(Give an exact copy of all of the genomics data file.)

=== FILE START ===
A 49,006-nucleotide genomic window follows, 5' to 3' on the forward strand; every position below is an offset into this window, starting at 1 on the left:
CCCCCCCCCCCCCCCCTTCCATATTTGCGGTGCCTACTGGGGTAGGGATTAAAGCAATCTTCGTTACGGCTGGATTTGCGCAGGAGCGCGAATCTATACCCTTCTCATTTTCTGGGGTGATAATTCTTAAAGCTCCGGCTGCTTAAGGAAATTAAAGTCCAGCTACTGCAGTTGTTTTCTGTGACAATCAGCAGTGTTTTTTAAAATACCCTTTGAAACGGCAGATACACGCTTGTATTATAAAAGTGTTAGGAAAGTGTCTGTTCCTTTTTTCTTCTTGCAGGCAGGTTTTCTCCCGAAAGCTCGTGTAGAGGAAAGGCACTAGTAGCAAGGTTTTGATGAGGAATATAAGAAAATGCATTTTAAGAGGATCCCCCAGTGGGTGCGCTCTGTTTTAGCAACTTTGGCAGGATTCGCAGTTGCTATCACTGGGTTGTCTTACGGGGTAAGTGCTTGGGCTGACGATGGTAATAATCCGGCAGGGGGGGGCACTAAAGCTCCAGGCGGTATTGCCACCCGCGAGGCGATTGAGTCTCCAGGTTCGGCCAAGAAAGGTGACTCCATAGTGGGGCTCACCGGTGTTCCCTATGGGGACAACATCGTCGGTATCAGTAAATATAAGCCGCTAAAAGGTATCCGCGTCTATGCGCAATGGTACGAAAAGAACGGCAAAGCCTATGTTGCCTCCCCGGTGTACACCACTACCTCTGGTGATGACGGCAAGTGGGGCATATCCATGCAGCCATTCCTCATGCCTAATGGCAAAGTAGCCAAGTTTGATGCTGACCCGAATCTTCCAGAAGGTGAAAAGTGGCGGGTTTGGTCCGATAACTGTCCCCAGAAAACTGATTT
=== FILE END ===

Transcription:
A 49,006-nucleotide genomic window follows, 5' to 3' on the forward strand; every position below is an offset into this window, starting at 1 on the left:
CCCCCCCCCCCCCCCCTTCCATATTTGCGGTGCCTACTGGGGTAGGGATTAAAGCAATCTTCGTTACGGCTGGATTTGCGCAGGAGCGCGAATCTATACCCTTCTCATTTTCTGGGGTGATAATTCTTAAAGCTCCGGCTGCTTAAGGAAATTAAAGTCCAGCTACTGCAGTTGTTTTCTGTGACAATCAGCAGTGTTTTTTAAAATACCCTTTGAAACGGCAGATACACGCTTGTATTATAAAAGTGTTAGGAAAGTGTCTGTTCCTTTTTTCTTCTTGCAGGCAGGTTTTCTCCCGAAAGCTCGTGTAGAGGAAAGGCACTAGTAGCAAGGTTTTGATGAGGAATATAAGAAAATGCATTTTAAGAGGATCCCCCAGTGGGTGCGCTCTGTTTTAGCAACTTTGGCAGGATTCGCAGTTGCTATCACTGGGTTGTCTTACGGGGTAAGTGCTTGGGCTGACGATGGTAATAATCCGGCAGGGGGGGGCACTAAAGCTCCAGGCGGTATTGCCACCCGCGAGGCGATTGAGTCTCCAGGTTCGGCCAAGAAAGGTGACTCCATAGTGGGGCTCACCGGTGTTCCCTATGGGGACAACATCGTCGGTATCAGTAAATATAAGCCGCTAAAAGGTATCCGCGTCTATGCGCAATGGTACGAAAAGAACGGCAAAGCCTATGTTGCCTCCCCGGTGTACACCACTACCTCTGGTGATGACGGCAAGTGGGGCATATCCATGCAGCCATTCCTCATGCCTAATGGCAAAGTAGCCAAGTTTGATGCTGACCCGAATCTTCCAGAAGGTGAAAAGTGGCGGGTTTGGTCCGATAACTGTCCCCAGAAAACTGATTT